Politics

Mark Levin may have prompted IRS-conservative group revelations

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Jeff Poor
Media Reporter

“Shortly after they got the letter, two agents from the Treasury Department’s inspector general’s office did interview me fairly thoroughly at our offices at Landmark — wanted all the information we had, which I provided them and I also discussed with them what I considered the law to be and what I considered the violations to be. I gave them our various contacts and then they left and we never heard from them again, which is typical.”

Landmark Legal Foundation’s March 2012 letter to the Treasury Department Inspector General:

The conservative said that in his view this was more than just misconduct by a few IRS employees and had broader constitutional implications.

“It’s pretty straightforward and remarkable what the IRS was trying to do to these groups, including how it violated the Constitution and the First Amendment without any question,” he added. “The partisan political nature was never in doubt.”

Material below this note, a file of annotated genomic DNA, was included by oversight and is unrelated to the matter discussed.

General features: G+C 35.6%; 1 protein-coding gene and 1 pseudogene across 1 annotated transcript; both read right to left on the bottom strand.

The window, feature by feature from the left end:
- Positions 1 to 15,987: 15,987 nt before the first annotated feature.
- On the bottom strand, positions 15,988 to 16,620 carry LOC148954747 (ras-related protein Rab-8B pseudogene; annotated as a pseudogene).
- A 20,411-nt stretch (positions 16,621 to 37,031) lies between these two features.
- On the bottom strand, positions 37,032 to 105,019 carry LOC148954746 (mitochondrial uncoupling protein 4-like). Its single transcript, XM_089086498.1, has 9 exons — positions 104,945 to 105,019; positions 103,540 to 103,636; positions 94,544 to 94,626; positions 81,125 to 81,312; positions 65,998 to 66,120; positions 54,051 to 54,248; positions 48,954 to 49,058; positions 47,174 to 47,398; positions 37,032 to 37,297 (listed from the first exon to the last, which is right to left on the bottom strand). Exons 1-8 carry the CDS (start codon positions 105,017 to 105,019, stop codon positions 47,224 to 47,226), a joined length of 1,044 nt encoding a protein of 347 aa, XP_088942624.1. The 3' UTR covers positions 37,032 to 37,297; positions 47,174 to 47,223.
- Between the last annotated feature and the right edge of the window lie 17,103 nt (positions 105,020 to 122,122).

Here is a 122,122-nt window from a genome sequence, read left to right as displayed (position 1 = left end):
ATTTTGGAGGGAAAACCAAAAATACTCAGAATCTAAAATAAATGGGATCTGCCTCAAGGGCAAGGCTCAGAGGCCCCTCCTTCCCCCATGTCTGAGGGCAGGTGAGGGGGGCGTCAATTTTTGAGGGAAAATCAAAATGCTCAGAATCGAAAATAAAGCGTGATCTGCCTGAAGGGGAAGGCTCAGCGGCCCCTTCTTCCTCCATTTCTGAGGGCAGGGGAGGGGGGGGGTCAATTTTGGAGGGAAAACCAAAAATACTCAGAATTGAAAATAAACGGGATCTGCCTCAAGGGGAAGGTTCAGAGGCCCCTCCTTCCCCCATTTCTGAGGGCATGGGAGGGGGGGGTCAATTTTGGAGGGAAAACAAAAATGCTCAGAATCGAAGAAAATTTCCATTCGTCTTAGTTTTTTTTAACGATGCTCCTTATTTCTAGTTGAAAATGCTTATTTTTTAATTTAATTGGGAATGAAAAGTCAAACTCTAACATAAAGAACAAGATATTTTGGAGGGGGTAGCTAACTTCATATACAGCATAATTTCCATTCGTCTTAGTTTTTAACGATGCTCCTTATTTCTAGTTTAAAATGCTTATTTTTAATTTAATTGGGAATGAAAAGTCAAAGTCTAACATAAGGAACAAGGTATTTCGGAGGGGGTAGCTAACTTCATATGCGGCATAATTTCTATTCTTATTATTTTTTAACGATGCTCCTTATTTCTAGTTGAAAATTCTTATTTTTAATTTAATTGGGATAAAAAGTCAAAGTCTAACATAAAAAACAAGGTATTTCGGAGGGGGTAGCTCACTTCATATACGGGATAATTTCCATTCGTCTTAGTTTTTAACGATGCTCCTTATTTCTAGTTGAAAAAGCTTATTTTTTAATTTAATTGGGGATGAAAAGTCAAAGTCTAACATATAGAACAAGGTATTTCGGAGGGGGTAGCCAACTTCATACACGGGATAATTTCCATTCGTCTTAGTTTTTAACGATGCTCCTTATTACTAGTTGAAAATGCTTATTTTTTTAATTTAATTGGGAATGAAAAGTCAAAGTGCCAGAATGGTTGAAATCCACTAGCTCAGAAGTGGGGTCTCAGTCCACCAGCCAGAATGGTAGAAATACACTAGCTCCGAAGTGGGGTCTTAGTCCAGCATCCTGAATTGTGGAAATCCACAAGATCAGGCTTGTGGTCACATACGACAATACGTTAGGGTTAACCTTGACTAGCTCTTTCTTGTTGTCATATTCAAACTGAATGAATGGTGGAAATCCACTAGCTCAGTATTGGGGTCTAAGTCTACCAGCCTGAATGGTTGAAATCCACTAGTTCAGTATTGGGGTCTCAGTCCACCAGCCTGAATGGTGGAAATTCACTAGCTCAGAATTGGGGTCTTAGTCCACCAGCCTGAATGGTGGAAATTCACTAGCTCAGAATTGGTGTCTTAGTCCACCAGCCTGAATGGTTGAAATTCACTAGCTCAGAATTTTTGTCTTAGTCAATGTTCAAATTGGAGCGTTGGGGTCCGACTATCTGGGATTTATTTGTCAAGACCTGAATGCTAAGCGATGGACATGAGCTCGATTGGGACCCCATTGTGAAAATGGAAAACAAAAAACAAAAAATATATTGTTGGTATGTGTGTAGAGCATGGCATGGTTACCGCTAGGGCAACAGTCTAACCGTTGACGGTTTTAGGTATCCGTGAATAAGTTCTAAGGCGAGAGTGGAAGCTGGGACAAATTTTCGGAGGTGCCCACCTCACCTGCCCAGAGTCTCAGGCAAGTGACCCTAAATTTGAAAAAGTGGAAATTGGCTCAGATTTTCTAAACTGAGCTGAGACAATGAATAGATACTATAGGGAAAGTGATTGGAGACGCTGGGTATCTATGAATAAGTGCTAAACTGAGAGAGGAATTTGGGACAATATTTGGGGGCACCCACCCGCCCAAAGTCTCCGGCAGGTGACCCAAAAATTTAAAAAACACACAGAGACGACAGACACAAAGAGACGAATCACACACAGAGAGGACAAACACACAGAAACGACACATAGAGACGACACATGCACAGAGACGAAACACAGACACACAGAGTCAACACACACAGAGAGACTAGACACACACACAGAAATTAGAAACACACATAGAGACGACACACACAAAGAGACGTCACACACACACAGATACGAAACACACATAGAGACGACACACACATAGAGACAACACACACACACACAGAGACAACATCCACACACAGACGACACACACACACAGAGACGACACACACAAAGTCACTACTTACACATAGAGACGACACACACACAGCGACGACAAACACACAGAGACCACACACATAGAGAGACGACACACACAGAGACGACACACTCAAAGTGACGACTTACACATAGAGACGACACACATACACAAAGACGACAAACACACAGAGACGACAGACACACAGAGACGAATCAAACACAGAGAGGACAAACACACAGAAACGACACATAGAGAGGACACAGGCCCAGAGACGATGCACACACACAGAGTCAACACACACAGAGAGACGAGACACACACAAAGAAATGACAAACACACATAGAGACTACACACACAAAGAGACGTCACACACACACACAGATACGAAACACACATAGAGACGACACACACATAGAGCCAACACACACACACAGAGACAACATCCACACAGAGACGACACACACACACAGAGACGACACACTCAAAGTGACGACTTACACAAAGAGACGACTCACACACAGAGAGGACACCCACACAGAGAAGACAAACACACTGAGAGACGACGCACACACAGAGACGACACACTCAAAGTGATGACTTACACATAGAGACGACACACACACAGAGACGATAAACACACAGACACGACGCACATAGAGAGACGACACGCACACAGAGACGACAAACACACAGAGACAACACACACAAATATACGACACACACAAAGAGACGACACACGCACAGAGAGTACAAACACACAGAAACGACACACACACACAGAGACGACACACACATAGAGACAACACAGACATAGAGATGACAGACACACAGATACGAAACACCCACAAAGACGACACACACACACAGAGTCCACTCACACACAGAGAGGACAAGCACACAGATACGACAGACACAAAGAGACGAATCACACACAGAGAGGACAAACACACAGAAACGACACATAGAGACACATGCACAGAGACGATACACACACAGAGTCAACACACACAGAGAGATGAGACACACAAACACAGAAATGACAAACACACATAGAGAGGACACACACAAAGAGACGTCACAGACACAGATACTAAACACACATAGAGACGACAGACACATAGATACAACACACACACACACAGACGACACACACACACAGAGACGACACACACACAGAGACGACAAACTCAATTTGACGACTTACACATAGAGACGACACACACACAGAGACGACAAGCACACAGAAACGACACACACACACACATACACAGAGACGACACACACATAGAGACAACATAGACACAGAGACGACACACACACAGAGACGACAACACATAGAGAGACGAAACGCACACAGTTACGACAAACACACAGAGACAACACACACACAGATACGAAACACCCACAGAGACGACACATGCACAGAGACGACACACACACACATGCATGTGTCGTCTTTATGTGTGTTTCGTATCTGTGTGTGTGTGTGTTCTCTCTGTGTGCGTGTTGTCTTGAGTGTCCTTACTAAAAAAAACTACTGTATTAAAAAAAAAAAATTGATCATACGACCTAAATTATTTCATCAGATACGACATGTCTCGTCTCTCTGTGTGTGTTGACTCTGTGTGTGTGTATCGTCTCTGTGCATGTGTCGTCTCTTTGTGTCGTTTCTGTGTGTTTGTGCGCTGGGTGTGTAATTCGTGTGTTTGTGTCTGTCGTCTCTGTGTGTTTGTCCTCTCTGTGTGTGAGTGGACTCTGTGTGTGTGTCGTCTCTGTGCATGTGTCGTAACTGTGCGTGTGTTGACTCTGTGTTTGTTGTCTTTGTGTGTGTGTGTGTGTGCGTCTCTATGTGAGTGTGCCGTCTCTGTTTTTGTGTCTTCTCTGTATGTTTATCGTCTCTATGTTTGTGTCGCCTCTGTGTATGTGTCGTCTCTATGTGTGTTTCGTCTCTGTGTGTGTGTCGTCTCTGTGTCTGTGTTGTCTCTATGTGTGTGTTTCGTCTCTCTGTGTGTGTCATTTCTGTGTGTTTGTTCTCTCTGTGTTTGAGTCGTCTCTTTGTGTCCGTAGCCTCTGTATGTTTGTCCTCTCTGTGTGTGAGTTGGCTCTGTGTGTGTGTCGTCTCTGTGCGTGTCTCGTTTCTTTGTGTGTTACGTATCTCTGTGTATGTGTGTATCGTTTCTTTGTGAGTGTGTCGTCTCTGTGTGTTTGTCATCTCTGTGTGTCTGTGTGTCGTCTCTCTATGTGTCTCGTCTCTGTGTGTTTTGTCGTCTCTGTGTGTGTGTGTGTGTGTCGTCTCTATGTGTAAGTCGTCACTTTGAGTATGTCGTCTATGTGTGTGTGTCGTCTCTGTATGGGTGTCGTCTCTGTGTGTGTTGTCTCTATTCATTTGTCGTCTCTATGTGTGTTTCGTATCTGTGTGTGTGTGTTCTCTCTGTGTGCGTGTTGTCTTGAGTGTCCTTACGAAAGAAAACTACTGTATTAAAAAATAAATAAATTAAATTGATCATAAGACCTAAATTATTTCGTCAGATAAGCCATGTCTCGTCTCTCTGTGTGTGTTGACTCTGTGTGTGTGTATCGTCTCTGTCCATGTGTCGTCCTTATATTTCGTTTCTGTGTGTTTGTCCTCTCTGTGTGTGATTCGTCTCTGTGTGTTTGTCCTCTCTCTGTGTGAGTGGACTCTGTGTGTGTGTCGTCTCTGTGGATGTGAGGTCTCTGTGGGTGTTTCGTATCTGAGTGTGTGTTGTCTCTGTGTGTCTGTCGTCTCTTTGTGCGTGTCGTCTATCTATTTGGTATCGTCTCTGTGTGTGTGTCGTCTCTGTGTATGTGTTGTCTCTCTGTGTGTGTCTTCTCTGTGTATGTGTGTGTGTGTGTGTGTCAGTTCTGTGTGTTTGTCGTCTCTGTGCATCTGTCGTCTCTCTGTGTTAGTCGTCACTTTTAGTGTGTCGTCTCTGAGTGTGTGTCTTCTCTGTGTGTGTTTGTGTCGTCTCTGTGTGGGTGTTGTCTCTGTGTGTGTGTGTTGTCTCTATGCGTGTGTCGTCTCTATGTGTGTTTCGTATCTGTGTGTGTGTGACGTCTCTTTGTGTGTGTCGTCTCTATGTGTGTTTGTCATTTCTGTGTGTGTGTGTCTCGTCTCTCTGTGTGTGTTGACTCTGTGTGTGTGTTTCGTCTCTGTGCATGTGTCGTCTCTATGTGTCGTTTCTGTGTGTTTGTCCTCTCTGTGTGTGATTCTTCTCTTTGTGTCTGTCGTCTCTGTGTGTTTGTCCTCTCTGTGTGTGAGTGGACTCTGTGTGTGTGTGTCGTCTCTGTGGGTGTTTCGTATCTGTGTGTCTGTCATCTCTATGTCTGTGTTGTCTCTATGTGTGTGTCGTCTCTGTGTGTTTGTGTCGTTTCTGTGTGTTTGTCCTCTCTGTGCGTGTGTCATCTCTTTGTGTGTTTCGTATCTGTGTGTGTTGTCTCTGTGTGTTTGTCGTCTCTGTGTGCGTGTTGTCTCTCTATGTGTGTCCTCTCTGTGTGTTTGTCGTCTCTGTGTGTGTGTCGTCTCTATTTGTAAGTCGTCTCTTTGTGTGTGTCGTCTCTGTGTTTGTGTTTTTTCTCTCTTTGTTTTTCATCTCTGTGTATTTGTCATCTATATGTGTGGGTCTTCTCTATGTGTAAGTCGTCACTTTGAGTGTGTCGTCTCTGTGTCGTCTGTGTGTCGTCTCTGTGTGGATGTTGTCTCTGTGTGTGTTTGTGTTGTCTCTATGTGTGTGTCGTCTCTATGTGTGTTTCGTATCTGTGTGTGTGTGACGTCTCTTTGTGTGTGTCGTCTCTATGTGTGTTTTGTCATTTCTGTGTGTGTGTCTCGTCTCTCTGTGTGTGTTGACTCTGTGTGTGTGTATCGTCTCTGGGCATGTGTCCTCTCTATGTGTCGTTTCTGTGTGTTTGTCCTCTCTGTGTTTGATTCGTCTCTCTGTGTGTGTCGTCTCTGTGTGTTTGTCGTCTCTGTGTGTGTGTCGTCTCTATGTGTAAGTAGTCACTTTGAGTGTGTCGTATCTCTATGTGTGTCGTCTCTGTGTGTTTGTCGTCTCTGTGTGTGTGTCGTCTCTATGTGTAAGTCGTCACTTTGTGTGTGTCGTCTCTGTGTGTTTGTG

Levin said it was his goal to expose and stop this corruption, and he suggested that this activity went higher up than just “low-level IRS employees.” He also called on Congress to investigate, which Republicans Senate Minority Leader Mitch McConnell of Kentucky and Rep. Darrell Issa of California have already vowed to do.

“I’m extremely skeptical that a couple of low-level IRS employees on their own put together these rather extensive questionnaires for Tea Party groups,” Levin said. “But I noticed today that members of Congress said there are going to be hearings and that’s exactly what’s called for — federal hearings with subpoena power putting people under oath.”

Levin also told The Daily Caller he would be willing to testify before any appropriate congressional committee if called upon.

“I’m happy to testify about what we provided to the Treasury Department and what I advised them,” he said. “It’s no great secret. It’s right there in the letter.”

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